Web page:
When I tell people, especially non-runners, that my wife and I plan on adding another little Konga to the family soon, one of the most common responses is “Well… I guess you won’t have time for running anymore.” And while Marathon and UItramarathon training certainly does take a lot of time and a ton of dedication, that statement couldn’t be further from the truth. I could point to Calum NeffMike WardianTommy Rivers Puzey or the countless other athletes who miraculously balance raising a family, being a good spouse, working a full time job and training at an elite level, but that doesn’t give you any insight into how to do it. So lets talk a little bit about how we keep a healthy balance in life while training for Marathons and Ultramarathons.

First off, be kind and thoughtful. As Relationship Psychologist John Gottman says “The secret to love is kindness.” And that means caring for, loving, and respecting your spouse and what’s important to them. While training to compete at a high level can be, and sometimes is, inherently selfish, it doesn’t have to be. Be a family man (or woman) first, a runner second. If you have to choose between 20 miles in the mountains on a Sunday or taking your daughter to brunch after church like you promised, go to brunch. If your spouse wants to see that movie she’s been talking about and it’s playing when you had planned to do your threshold workout, move your workout and go to the movie. If you respect your spouse and family this way, they will also respect your need for the occasional Saturday that you get out into the mountains to recharge and reset.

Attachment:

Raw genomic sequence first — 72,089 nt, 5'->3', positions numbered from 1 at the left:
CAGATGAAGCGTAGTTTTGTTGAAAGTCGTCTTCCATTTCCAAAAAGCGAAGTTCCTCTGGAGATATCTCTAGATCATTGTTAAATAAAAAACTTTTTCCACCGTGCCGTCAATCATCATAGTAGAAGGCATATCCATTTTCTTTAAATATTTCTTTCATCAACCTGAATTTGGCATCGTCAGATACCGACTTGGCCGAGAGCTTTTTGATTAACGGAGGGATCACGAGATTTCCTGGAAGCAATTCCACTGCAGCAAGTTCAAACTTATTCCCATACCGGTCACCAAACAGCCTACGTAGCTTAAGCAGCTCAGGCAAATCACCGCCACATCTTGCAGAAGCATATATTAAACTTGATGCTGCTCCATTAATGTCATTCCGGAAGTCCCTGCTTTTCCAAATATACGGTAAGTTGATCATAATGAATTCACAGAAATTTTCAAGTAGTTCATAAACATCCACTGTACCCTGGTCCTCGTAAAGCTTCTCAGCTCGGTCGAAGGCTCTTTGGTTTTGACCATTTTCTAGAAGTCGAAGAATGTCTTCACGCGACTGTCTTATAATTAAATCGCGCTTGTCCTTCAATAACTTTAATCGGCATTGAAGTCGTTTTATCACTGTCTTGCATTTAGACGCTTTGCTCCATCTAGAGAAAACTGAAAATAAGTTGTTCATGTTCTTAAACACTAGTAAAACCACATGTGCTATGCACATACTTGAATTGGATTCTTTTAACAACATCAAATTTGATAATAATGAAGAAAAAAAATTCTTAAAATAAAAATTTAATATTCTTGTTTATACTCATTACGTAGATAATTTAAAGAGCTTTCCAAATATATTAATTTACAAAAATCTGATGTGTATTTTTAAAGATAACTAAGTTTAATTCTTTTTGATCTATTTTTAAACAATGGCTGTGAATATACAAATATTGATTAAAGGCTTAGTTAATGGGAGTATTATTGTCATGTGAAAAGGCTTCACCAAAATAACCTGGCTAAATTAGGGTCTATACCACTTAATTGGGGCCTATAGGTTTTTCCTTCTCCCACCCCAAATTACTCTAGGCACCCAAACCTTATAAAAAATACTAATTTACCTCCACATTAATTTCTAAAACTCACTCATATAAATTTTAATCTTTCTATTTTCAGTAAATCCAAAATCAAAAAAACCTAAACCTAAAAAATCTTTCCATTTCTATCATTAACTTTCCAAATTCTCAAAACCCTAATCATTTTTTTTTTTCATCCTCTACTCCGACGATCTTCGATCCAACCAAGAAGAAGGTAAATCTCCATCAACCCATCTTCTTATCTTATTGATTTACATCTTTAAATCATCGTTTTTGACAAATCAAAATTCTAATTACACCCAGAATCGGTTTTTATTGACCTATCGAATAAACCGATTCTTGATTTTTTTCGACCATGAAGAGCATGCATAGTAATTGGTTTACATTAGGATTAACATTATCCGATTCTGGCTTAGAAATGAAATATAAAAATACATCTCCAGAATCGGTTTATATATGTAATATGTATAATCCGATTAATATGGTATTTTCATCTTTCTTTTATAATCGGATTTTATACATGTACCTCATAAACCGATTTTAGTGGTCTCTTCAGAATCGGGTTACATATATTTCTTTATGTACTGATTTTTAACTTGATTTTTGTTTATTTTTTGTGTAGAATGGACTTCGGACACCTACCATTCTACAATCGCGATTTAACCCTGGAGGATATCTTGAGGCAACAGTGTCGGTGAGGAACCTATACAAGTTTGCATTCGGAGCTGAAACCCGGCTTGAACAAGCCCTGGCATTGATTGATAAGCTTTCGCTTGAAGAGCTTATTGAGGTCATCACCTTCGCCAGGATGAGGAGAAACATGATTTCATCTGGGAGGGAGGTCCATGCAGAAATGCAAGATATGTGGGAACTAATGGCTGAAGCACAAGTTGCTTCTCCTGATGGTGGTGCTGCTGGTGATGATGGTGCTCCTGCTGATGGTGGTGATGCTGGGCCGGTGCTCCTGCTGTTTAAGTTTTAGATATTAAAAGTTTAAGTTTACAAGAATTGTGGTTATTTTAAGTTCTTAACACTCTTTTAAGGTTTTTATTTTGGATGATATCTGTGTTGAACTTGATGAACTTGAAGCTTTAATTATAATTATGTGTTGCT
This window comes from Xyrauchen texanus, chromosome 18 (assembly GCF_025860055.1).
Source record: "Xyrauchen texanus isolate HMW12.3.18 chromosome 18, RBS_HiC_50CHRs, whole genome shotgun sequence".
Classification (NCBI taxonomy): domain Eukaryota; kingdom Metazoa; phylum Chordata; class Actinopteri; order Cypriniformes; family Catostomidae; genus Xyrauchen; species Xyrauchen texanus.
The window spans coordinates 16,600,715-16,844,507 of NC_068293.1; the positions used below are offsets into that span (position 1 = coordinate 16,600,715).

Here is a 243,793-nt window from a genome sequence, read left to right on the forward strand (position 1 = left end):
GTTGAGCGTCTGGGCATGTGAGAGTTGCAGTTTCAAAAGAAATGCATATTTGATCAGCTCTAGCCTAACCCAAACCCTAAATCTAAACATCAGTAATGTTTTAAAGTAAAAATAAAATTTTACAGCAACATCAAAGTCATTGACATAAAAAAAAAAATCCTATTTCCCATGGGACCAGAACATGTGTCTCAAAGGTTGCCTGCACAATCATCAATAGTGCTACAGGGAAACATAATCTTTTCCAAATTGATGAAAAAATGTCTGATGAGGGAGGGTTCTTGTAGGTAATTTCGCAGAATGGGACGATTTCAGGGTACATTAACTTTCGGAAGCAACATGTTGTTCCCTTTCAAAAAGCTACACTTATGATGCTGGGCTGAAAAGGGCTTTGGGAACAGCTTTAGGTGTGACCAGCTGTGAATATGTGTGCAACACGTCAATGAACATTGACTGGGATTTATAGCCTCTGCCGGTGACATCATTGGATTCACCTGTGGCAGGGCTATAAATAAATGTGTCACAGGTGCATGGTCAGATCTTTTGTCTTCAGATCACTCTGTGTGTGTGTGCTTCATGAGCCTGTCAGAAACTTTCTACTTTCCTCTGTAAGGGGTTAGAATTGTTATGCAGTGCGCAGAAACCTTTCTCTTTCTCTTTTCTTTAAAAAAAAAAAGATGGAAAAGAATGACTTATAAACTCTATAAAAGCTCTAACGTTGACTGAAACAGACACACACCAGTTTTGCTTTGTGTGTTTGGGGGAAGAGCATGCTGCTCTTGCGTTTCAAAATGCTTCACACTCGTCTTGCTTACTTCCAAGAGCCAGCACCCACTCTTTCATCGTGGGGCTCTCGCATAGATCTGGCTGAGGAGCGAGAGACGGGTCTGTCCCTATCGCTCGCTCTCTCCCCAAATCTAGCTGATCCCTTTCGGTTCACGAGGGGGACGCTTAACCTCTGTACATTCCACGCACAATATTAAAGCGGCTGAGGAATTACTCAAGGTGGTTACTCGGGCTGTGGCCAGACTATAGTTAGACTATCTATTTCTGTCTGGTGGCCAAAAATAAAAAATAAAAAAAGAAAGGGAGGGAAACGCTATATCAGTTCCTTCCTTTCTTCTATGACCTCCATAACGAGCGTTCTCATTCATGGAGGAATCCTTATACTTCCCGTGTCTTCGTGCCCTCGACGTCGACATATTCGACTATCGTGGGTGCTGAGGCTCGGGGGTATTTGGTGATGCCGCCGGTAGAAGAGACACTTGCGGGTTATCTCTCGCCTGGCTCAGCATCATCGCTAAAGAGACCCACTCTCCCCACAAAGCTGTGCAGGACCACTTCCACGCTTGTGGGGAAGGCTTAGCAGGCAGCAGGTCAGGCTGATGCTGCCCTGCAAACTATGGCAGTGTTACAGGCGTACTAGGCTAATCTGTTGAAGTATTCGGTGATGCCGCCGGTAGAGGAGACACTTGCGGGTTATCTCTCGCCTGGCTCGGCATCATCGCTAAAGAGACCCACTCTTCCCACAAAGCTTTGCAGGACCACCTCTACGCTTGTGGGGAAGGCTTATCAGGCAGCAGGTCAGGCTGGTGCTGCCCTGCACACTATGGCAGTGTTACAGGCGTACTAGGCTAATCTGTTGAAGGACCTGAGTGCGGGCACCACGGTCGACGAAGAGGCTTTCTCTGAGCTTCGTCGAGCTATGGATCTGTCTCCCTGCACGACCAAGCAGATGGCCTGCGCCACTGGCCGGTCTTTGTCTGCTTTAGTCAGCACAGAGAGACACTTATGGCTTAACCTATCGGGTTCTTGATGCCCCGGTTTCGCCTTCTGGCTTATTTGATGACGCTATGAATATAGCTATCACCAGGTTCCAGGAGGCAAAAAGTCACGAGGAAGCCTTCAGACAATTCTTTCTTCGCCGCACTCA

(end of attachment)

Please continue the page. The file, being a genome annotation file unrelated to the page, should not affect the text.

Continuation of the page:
You should also try sharing the joy of running with your family. Bring them along to your next race and make an adventure out of it. Get them involved. When you have a race away from home, take an extra couple days and do family oriented things. This provides a great opportunity to balance things out. One day is dedicated to you and your dreams and goals while exposing your family to the fun and supportive community we have volunteering at aid stations and finish lines, while the rest of the time is spent making family memories. Take a tour, go to lunch, go to dinner, go on a family hike, or rent some kayaks. Whatever you do, remember that this vacation isn’t just about you; make sure your spouse and kids can feel that.

You should also keep in mind that you may have to occasionally sacrifice sleep. This is contrary to what I generally tell my athletes, but it happens to be a fact of life that we cannot always fit everything that we want and need to do into a 24 hour day if we sleep half of it away. I often tell my athletes to aim for 8-10 hours of sleep per night to enhance recovery, if they’re able, but is that realistic? Not so much when you work 40+ hours per week, commute to work, have a couple kids at home and still need to find time to keep your partnership with your spouse fun and exciting. Would we all be better off to sleep more? Yes. If you can manage to go to bed 30 minutes earlier each night, I guarantee it will be one of the best adjustments you’ve made for your running and you will immediately feel the benefits, but it isn’t always realistic.